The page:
by Abe Sherman – CEO, BIG – Buyers Intelligence Group

May 6, 2020

Death of a Salesman is not about the Arthur Miller play, but an acknowledgment that traditional selling is dead. Schlepping a bag from town to town, store to store, to sell their wares like a 1950’s Fuller Brush man is, if not already dead, in critical condition. The men and women who represent jewelry brands will be bringing an entirely new level of sophistication (and tools) to their jobs. Not only will they need to be able to train the store’s sales teams on the features and benefits of their merchandise, but also be able to analyze their customer’s businesses like they never have needed to before: Selling therefore, must become consultative. In fact, let’s just drop the rep from Sales rep and call them what they must become, Sales Consultants or Merchandising Consultants. The role of a well-trained, well-intentioned sales consultant has never been this important to our industry.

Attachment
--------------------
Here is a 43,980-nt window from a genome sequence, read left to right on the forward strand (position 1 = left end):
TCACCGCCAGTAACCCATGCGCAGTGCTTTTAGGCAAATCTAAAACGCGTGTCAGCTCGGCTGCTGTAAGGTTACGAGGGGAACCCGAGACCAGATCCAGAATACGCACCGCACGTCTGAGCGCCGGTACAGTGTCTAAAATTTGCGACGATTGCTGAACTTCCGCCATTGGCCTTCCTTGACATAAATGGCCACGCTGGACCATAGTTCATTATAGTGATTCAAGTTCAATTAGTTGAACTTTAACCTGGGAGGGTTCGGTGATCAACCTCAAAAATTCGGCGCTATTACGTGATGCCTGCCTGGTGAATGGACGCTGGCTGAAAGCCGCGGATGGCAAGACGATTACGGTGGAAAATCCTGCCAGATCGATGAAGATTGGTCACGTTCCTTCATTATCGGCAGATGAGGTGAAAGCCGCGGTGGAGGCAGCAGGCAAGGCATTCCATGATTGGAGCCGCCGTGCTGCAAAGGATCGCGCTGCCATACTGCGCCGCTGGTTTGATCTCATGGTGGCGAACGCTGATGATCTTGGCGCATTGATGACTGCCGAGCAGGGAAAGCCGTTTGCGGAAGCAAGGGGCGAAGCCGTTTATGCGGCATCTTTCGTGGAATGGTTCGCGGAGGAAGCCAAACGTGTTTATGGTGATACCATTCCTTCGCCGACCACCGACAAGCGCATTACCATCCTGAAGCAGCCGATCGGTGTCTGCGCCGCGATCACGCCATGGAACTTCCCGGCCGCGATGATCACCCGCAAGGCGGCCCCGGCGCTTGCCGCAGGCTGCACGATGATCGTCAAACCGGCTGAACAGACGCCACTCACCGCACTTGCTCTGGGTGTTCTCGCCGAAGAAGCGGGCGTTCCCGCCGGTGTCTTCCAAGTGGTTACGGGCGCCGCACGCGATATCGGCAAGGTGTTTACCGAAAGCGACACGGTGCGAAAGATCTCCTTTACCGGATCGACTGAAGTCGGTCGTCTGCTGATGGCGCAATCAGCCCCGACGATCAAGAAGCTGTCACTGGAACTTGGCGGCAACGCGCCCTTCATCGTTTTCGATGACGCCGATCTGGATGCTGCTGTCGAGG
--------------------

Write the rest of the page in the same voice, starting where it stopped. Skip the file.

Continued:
One advantage that sales consultants have is they get to see large areas of the marketplace, and learn how successful retailers are using data and technology to thrive in this environment. As retailers look to rely on these relationships, sales consultants will play a far more important role than that of the sales representative. They not only have to represent the brands they carry, but also be advocates for the retailers whom they work with. That doesn’t mean they must take the retailer’s side over their employer’s, but advocate for the success of both parties – creating the win-win that we’ve all been hearing about for decades, yet rarely exists.

Given that some things in the sales cycle may be changing significantly, or at least accelerating towards a future that would have come to us anyway, we will all have to look forward to adopting these changes, or be left woefully behind. Here are some highlights, already here or coming very soon:

Remote Sales Presentations